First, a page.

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A Spirit-Shaped City

By Gabe Colombo

People gathered in song as they watched Notre-Dame de Paris burn on April 15, 2019

Notre-Dame burned, and the people are speaking. The diverse commentary in the media ranges from the conservative-religious – was this an act of God to punish humanity for the erosion of  “traditional” religion? – to the secular – mourning the cathedral as an important historic monument irrespective of its spiritual significance – to the personal – reflecting on the transcendent musical power of the spared Grand Organ – to the social-activist – isn’t it unjust to pledge and spend millions on a church (in the name of Christ) when billions go hungry every day?

It’s a gift that in this era of reckoning with religion in often-abstract terms, we are engaging the particularities of one of its most majestic expressions. And another important question that the event has drawn into the public forum is: Why do we build the types of buildings and cities we build? We talk a great deal about how our buildings and cities should be socially just, environmentally sensitive, economically productive, democratic, resilient, “smart,” and we talk about Christian ministry in an urban social context – all important conversations, no doubt. But we don’t really talk about the fabric of the city itself as ministry: how our buildings and cities attend to our deepest needs, of community and a sense of interdependence – or fail to do so. That’s what the tragedy of Notre-Dame has urged us to see.

On the evening of April 15, Holy Monday, Paris held an impromptu Good Friday liturgy. Thousands of people gathered together on the banks of the Seine to acknowledge and respond to a great loss – to bear witness to it, to document it, to sing hymns to it, to silently process it. No matter whether religious or nonreligious, French or foreign, this building meant something to them, and the many that held vigil across the world. Notre-Dame stood – and stands – as a representation of the collaborative employment of human ingenuity in order to touch the divine. (This striving is why it will most likely be rebuilt.) As a focal point of urban design, it holds the swirling earthly city of Paris together, a lightning-rod reminder of the inherent mystery of life, that we are part of a greater greatness, that the fullest beauty takes collective sacrificial effort. And in its half-death, it drew people around itself as a corpus of humanity.

This gathering was only possible because of the thoughtful, human-scaled urban design of Paris. Unlike many American cities, it’s compact and highly walkable and has an abundance of well-used public space. Because it’s not built to accommodate automobile transportation, thousands of people on foot were able to spontaneously assemble in the presence of water, stone, wood, fire, and light. If even the most beautiful church burned in the middle of a parking lot on a suburban freeway, nothing like the witness at the Île de la Cité would take place. This says something about our collective failure to create urban places where spontaneous liturgy can unfold.

We need to remember how our cities can affirm our human dignity by allowing us to move through them on foot or bicycle, without being tethered to the prosthesis of the private automobile. We need to remember how our cities can help us affirm each other’s human dignity by encouraging us to meet each other face-to-face in the public squares. We need to remember how our cities can create meaningful relationships between “background” buildings, which define public space, and “monument” buildings, which mark focal nodes: relationships that reflect our elegant anatomy and embody our communion with something larger than ourselves.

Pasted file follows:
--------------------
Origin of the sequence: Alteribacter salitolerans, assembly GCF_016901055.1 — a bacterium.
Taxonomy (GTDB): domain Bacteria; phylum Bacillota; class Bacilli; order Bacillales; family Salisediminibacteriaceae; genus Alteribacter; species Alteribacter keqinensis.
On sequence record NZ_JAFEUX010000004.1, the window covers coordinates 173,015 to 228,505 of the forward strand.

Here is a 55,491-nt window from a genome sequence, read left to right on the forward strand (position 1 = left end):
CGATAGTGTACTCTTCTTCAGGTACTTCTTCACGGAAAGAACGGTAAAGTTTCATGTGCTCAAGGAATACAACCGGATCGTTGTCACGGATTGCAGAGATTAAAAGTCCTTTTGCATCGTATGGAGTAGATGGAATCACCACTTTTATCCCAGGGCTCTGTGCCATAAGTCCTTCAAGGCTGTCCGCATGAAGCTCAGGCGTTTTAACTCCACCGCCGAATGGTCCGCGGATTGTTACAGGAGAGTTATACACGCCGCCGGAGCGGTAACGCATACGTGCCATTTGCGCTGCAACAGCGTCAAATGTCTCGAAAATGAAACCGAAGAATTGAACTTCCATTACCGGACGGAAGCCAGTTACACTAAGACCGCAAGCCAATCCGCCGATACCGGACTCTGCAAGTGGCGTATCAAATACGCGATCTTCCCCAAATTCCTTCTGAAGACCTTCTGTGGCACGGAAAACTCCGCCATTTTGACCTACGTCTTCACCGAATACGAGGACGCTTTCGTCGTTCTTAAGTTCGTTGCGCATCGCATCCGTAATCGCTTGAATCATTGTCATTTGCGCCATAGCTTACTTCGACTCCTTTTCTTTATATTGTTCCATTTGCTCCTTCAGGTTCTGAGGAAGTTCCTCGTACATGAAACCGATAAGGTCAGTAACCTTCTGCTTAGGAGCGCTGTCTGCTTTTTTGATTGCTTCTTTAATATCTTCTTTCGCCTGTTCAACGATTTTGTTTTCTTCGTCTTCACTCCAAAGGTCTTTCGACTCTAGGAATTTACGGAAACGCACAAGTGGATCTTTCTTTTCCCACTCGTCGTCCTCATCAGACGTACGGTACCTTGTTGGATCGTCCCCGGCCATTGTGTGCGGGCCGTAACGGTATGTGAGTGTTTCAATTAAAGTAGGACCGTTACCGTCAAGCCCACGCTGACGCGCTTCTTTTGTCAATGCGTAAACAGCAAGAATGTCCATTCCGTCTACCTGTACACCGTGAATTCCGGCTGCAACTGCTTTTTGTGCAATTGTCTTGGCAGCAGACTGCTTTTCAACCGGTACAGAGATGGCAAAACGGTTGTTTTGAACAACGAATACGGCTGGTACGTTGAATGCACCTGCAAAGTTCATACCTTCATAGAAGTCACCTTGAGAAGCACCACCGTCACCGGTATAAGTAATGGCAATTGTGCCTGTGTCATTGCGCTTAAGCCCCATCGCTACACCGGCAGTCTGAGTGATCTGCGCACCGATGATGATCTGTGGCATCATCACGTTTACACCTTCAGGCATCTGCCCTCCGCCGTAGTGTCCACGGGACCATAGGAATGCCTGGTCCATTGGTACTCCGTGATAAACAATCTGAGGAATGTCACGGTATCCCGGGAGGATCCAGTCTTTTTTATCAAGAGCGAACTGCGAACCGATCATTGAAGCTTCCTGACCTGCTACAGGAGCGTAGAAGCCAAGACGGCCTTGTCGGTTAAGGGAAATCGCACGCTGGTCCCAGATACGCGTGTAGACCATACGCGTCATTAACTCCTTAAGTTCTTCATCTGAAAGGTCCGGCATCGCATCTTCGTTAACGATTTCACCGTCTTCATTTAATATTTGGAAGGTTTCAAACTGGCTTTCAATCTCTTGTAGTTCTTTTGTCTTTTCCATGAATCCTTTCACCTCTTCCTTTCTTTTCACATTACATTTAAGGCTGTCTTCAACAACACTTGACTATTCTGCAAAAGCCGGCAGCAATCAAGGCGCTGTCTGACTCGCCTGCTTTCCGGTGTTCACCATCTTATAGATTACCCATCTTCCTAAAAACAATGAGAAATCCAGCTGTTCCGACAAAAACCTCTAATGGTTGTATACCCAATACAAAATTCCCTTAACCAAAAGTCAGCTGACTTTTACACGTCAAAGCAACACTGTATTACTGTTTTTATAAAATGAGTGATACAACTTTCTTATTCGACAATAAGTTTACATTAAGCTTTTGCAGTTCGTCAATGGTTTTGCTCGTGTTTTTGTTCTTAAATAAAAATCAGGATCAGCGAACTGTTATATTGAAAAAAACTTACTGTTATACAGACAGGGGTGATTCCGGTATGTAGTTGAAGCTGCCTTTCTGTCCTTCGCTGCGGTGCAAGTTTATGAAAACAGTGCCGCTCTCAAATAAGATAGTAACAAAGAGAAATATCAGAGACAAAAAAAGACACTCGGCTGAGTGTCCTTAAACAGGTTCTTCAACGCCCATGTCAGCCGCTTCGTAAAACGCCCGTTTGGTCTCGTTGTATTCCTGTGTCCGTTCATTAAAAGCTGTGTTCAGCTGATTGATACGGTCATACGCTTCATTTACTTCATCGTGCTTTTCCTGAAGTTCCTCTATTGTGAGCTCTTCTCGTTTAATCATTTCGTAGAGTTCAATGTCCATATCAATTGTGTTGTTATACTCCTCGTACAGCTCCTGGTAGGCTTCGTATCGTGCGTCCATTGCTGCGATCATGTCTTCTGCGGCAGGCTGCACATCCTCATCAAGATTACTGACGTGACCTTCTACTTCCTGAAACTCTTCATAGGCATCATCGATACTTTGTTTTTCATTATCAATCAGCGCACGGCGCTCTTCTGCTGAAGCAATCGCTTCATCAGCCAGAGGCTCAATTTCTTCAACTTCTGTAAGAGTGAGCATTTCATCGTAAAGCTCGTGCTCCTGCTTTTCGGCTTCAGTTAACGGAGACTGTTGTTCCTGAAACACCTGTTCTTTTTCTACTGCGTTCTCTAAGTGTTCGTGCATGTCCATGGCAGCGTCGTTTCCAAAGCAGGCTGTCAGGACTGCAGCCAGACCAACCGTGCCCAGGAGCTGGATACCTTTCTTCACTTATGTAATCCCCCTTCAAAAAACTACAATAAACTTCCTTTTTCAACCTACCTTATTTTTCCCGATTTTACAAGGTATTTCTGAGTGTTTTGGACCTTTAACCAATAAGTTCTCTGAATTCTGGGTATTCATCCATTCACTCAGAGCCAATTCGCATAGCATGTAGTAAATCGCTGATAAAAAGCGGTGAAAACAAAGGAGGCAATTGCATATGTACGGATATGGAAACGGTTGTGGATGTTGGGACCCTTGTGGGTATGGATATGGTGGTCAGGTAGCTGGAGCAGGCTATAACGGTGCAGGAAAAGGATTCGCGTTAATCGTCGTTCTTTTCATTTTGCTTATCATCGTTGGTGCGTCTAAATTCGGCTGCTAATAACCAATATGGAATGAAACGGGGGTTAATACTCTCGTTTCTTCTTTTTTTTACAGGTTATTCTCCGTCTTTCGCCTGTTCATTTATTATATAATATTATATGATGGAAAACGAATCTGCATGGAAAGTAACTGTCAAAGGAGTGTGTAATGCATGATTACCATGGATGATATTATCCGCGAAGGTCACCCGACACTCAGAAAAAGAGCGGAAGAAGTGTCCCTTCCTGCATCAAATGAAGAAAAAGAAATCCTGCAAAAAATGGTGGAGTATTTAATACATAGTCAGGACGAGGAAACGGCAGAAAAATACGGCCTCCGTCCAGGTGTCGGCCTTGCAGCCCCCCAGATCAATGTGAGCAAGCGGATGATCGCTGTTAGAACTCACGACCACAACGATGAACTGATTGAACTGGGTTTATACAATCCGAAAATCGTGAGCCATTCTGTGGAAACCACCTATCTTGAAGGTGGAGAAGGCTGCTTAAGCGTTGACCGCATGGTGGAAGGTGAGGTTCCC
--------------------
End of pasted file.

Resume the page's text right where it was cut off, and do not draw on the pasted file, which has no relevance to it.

An influential diagram by the architect and urbanist Leon Krier showing how a true city is composed of a thoughtful arrangement of monuments, fabric buildings, and public space.

We cannot know if, when, or how Notre-Dame will be rebuilt. We can trust that the Spirit will move unexpectedly to produce new expressions of human ingenuity and divine mystery, and we can hope that what plans develop are true to the spirit of the cathedral and the urban space it anchors. Here at Seminary of the Southwest, we experience how the Spirit moved in Arthur Fehr as he designed Christ Chapel – how its architectural asymmetry, radical openness to the world, and flexibility for liturgical rearrangement throughout the year can form us in diverse and ever-renewing ways. What Spirit-shaped possibilities might we imagine for Notre-Dame?

In a sense, though, what happens to the physical structure of Notre-Dame de Paris is only a part of the story. What matters in this moment is that from a Good Friday that came early emerged a resurrection: from a burning spire in a crucible of public life was born a spontaneous communion of people: from a black hole in the City of Light is kindled a new flame of song and prayer.

How do you observe the Spirit working in the spontaneous and communal liturgies of the urban spaces you inhabit or visit?

How can the church engage a broader understanding of ministry in the way it is architecturally present in the world?

What does an urbanism that embodies God’s love and engenders human communion look, feel, smell, and sound like?


Gabe Colombo is digital communications associate at Seminary of the Southwest and a writer, graphic designer, and urbanist. He holds a B.A. in Plan II Honors and urban studies from the University of Texas at Austin, and after graduating in 2017, he spent a year in Nome, Alaska, as a radio journalism volunteer fellow. He will be entering the Master of Architecture program at the Harvard University Graduate School of Design this fall and hopes to pursue doctoral work in theology of architecture and urbanism.


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